Sanders also has wielded his considerable presence and brand in the community, developing relationships with local Golden Corral franchises so his student-athletes can eat off campus. He has added a training table where players can eat in the athletic department facilities. He is working to improve the practice fields and locker rooms as well.

“It’s like back in the day when I played: If you look good, you play good,” Sanders said.

“We don’t have the best of things, but we make the best of things. We’re trying to develop, nurture and caress them in or to help them reach their goals. Either go pro [as a football player] or professional [in fields other than sports].”

Sanders already faces challenges to recruiting. Despite producing one of the top 2021 classes in America, the school self-reported a minor rules infraction. JSU lost four weeks of recruiting after being placed on probation for a tutoring infraction that happened under the previous staff.

That’s all part of a day’s work for Sanders as he strives to comply with NCAA rules that most administrators privately feel keep HBCU programs behind the eight ball. It’s one of the many institutional challenges that Sanders has discovered since taking the job.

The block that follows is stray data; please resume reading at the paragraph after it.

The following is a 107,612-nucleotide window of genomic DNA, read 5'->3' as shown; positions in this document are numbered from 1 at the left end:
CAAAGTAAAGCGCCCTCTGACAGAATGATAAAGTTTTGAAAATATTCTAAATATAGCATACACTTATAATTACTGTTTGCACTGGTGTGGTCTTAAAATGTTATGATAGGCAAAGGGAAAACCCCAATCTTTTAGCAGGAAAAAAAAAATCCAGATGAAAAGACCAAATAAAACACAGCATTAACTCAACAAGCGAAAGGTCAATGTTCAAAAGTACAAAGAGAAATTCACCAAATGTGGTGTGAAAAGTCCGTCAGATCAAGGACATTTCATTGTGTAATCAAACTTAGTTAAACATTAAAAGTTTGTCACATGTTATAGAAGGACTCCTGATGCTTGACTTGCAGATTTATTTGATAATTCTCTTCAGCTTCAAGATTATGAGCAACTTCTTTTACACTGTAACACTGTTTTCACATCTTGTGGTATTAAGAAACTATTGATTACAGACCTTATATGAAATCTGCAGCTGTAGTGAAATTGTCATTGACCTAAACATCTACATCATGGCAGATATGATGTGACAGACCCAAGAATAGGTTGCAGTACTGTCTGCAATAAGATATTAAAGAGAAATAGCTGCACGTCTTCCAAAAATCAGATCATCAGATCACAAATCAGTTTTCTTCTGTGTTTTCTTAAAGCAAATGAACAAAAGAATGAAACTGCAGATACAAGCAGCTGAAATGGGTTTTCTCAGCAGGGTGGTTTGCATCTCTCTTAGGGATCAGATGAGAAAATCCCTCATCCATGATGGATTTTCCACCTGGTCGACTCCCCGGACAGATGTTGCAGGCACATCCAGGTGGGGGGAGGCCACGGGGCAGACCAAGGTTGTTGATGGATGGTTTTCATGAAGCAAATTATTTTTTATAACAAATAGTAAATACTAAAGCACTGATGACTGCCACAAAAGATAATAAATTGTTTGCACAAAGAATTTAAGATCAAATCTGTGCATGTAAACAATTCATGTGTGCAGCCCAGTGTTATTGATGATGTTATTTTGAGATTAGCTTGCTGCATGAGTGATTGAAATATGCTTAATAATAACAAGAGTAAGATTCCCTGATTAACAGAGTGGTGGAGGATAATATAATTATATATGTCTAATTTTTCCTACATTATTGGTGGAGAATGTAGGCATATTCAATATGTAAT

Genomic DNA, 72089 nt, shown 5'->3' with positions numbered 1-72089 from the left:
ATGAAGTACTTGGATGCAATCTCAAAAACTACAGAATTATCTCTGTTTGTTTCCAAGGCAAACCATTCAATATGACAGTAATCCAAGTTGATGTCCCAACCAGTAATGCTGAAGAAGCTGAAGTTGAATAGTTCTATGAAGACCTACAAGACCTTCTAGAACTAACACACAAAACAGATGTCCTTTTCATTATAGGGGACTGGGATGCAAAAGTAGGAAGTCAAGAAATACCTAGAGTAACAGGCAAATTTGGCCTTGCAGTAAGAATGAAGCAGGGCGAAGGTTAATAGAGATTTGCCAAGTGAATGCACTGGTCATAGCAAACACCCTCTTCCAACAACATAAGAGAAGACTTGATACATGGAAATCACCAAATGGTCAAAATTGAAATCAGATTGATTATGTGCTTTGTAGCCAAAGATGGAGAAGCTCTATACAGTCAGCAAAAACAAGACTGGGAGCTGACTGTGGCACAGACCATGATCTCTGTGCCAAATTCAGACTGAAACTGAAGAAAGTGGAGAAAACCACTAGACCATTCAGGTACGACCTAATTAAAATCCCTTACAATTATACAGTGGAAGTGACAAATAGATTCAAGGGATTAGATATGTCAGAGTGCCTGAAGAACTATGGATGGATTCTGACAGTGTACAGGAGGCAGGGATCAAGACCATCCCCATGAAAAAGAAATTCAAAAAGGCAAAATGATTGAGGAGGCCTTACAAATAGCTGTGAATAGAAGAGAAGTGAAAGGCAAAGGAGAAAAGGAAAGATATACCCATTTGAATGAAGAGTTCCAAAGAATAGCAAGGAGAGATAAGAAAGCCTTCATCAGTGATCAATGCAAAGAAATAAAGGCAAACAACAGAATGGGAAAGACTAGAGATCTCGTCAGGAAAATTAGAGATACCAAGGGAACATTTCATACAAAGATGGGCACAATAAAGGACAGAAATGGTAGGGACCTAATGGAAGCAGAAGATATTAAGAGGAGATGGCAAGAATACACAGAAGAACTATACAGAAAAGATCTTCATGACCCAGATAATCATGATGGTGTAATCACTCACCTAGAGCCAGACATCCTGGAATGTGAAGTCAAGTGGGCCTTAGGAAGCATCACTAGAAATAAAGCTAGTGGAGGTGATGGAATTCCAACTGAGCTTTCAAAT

“The new hustle is allowing kids to opt out of their scholarships but penalizing them academically,” Sanders said. “Kids are losing credits to keep them from transferring, and that’s unfortunate.”

“Coach Prime” has brought energy and credibility to the playing field in intercollegiate athletics at HBCUs.(Thomson20192/Flickr)

Sanders is having a palpable impact on Jackson State, the SWAC and HBCU sports, bringing unprecedented attention to a conference that has led its division in attendance for 42 of the last 43 years. If the spring football schedule is completed, SWAC will be the only FCS conference playing and figures to be prominently featured on ESPN. Sanders and his program will be under a bright spotlight as he lives the dream of coaching both of his sons, Shilo and Shedeur.

“I feel like I have 100 sons,” Sanders said. “I sometimes have to remind myself that my kids are on this team and this will be the first time they’ve played for a school that has a band. [We] can’t wait to see the [JSU] ‘Sonic Boom of the South.’”

On Feb. 21, America will get its first chance to see Sanders’ first edition of the Jackson State Tigers when they play the Edward Waters Tigers at Mississippi Veterans Memorial Stadium in Jackson.

(Edited by Jameson O’Neal and Alex Patrick)